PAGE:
Samantha Huggins is a sales trader at CitiGroup. She and other traders like her happen to be in demand because they are proving to be better than computer programs at trading big chunks of stock, known as block trades, according to an article published by Bloomberg today.
Although finding a buyer or seller and completing a transaction on the phone costs more up front, Huggins says her 18 years spent navigating the markets has given her an edge in avoiding the pitfalls of letting some software slice the trade into tiny tranches over hours or an entire day.
Huggins, a managing director at the bank, said: “Ultimately sales trading reduces their trading costs. If it didn’t reduce investors’ trading costs, we’d be a bunch of dinosaurs.”
So far, their niche is resurging amid an onslaught of technological evolution. At banks such as Citigroup, the biggest clients are the ones wanting the human touch because they are getting bigger and therefore hold ever larger positions.
Handling large trades presents risks. Algorithmic trading programs try to avoid detection by drizzling out trades a little at a time, but traders have become deft at seeking out those patterns and can drive prices the other way.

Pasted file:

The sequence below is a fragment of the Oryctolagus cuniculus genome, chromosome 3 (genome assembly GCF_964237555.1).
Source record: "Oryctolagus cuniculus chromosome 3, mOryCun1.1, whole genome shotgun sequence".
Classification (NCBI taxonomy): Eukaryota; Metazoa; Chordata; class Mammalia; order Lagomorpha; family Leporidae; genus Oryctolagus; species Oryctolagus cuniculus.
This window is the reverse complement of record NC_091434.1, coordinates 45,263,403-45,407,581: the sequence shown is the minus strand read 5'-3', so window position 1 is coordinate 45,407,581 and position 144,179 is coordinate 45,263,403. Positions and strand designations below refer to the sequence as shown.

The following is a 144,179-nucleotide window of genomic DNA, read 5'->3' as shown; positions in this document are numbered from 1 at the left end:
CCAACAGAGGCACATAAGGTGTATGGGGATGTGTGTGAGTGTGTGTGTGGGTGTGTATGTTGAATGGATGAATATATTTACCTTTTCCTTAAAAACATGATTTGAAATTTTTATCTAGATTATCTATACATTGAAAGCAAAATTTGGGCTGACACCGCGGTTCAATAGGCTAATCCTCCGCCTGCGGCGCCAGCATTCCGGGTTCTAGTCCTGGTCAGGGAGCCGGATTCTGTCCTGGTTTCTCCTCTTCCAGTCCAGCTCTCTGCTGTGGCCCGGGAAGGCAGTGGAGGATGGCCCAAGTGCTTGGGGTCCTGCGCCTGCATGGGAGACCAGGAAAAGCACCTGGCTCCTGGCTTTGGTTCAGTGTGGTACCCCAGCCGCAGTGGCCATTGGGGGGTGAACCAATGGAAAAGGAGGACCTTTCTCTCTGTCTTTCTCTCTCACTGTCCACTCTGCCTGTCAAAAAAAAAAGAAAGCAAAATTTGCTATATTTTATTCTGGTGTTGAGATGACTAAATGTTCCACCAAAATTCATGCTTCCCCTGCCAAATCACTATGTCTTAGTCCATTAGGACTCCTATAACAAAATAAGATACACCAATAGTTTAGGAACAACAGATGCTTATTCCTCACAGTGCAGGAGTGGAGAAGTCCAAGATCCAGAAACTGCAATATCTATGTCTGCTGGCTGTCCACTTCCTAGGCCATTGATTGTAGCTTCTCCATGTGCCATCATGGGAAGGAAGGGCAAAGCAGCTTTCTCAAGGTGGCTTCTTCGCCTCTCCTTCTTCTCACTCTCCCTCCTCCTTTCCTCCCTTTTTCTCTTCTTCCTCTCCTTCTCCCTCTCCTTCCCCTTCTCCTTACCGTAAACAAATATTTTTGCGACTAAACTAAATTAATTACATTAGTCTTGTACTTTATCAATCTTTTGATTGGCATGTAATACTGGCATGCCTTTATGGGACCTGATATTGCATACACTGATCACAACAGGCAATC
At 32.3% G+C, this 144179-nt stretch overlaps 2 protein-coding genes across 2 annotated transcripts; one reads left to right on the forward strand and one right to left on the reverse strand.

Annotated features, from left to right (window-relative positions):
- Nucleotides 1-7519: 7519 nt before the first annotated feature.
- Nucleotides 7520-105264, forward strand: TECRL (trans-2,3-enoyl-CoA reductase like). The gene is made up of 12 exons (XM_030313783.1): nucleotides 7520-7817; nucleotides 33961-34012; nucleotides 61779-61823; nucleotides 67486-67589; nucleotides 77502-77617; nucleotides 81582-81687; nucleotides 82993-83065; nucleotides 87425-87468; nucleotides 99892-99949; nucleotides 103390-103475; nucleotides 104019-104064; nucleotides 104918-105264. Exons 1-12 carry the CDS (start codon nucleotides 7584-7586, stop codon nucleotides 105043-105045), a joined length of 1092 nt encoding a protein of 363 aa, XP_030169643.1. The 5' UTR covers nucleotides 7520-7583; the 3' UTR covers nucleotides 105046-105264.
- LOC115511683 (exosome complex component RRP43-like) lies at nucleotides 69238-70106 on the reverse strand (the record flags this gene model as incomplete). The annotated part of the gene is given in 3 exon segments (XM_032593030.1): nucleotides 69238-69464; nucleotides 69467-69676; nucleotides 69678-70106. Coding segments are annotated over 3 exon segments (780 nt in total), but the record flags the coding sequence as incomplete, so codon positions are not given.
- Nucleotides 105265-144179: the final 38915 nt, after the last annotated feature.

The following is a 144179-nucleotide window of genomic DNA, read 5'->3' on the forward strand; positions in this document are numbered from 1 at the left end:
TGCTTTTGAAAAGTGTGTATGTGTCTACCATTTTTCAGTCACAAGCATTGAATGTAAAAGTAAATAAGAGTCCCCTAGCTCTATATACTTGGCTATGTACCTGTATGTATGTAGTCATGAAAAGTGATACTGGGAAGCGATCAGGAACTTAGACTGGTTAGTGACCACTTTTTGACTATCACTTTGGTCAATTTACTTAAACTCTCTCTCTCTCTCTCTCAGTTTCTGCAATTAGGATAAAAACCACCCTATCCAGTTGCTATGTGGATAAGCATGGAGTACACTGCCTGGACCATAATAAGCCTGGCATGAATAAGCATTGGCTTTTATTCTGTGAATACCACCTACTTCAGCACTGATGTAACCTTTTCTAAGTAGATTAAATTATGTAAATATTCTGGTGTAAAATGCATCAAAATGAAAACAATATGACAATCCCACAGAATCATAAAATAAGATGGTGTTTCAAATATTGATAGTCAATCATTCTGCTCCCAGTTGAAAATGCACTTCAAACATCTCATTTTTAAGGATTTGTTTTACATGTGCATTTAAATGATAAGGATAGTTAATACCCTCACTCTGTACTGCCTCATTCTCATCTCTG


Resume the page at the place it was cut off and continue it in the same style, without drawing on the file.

A further risk is that news could break, causing a swing in the value of the stock before the transaction is completed. These risks are why big investors prefer to avoid expensive mistakes and are willing to pay higher fees to make a trade in one big swoop.
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Sales traders dubbed ‘high touch’ traders like Huggins specialise in those transactions. They are expected to be clued up on their customers, including what’s in their portfolios, how they like to transact and what kind of news is important to them.
They also know where to find counterparties. Global concerns such as Brexit have unnerved portfolio managers causing them to withdraw from the market at levels not seen in over 14 years. While an algorithm might not be able to find them, an astute trader might be able to.
Difficult to Trade
A further concern is the boom in passive funds, which according to traders, dry up trade opportunities. Some index funds primarily transact in closing auctions, which can make it more difficult to trade during the rest of the day.
Nick Wills, Citigroup’s Europe, Middle East and Africa head of equity platform sales, commented: “There’s a place for algos, but it’s not the only solution.”
A case in point…Deutsche Asset Management, which oversees $842 billion, takes pride in its electronic operation, but says about 65 percent of the firm’s trades by value still go through humans.
The firm traded more big block trades in 2014 than in the combined prior five years, according to Mike Bellaro, Deutsche Asset’s head of equity trading. Block trading grew by another $15 billion last year and the company had its best trading execution ever.